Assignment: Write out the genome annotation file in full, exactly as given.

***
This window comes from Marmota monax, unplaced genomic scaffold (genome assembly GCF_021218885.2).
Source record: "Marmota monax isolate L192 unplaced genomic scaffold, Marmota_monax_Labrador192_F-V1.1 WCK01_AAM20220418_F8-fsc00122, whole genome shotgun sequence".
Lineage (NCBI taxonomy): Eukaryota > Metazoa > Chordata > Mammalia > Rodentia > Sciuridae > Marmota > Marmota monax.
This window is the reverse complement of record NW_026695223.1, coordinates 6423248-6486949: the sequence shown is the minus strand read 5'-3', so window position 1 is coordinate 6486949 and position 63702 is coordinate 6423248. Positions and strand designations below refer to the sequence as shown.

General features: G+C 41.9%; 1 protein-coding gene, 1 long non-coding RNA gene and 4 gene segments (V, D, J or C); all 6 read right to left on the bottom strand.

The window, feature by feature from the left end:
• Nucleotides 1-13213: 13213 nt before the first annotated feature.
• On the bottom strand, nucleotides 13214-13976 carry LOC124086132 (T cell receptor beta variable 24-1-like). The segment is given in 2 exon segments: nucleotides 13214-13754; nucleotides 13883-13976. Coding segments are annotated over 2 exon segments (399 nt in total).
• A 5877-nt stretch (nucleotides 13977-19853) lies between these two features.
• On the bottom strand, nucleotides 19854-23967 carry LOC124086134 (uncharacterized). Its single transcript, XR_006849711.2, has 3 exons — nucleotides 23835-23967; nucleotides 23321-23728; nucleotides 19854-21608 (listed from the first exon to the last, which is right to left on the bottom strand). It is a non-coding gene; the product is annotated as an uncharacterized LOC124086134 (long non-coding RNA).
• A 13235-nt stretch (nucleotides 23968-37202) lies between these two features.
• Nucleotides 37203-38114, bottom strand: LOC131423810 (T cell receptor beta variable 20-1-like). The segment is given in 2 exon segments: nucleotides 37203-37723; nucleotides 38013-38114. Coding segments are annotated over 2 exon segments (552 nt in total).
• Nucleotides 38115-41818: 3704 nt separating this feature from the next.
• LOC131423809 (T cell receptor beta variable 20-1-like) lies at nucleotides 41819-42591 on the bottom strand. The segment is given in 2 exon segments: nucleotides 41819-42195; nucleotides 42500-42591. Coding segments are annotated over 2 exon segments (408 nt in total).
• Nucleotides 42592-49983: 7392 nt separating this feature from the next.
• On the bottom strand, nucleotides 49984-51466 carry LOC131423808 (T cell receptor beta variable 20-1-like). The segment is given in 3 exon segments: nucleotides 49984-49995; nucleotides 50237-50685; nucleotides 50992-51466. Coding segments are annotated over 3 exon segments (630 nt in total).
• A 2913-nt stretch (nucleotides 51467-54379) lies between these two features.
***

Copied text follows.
This window comes from Marmota monax, unplaced genomic scaffold (genome assembly GCF_021218885.2).
Source record: "Marmota monax isolate L192 unplaced genomic scaffold, Marmota_monax_Labrador192_F-V1.1 WCK01_AAM20220418_F8-fsc00122, whole genome shotgun sequence".
Lineage (NCBI taxonomy): Eukaryota > Metazoa > Chordata > Mammalia > Rodentia > Sciuridae > Marmota > Marmota monax.
This window is the reverse complement of record NW_026695223.1, coordinates 6423248-6486949: the sequence shown is the minus strand read 5'-3', so window position 1 is coordinate 6486949 and position 63702 is coordinate 6423248. Positions and strand designations below refer to the sequence as shown.

General features: G+C 41.9%; 1 protein-coding gene, 1 long non-coding RNA gene and 4 gene segments (V, D, J or C); all 6 read right to left on the bottom strand.

The window, feature by feature from the left end:
• Nucleotides 1-13213: 13213 nt before the first annotated feature.
• On the bottom strand, nucleotides 13214-13976 carry LOC124086132 (T cell receptor beta variable 24-1-like). The segment is given in 2 exon segments: nucleotides 13214-13754; nucleotides 13883-13976. Coding segments are annotated over 2 exon segments (399 nt in total).
• A 5877-nt stretch (nucleotides 13977-19853) lies between these two features.
• On the bottom strand, nucleotides 19854-23967 carry LOC124086134 (uncharacterized). Its single transcript, XR_006849711.2, has 3 exons — nucleotides 23835-23967; nucleotides 23321-23728; nucleotides 19854-21608 (listed from the first exon to the last, which is right to left on the bottom strand). It is a non-coding gene; the product is annotated as an uncharacterized LOC124086134 (long non-coding RNA).
• A 13235-nt stretch (nucleotides 23968-37202) lies between these two features.
• Nucleotides 37203-38114, bottom strand: LOC131423810 (T cell receptor beta variable 20-1-like). The segment is given in 2 exon segments: nucleotides 37203-37723; nucleotides 38013-38114. Coding segments are annotated over 2 exon segments (552 nt in total).
• Nucleotides 38115-41818: 3704 nt separating this feature from the next.
• LOC131423809 (T cell receptor beta variable 20-1-like) lies at nucleotides 41819-42591 on the bottom strand. The segment is given in 2 exon segments: nucleotides 41819-42195; nucleotides 42500-42591. Coding segments are annotated over 2 exon segments (408 nt in total).
• Nucleotides 42592-49983: 7392 nt separating this feature from the next.
• On the bottom strand, nucleotides 49984-51466 carry LOC131423808 (T cell receptor beta variable 20-1-like). The segment is given in 3 exon segments: nucleotides 49984-49995; nucleotides 50237-50685; nucleotides 50992-51466. Coding segments are annotated over 3 exon segments (630 nt in total).
• A 2913-nt stretch (nucleotides 51467-54379) lies between these two features.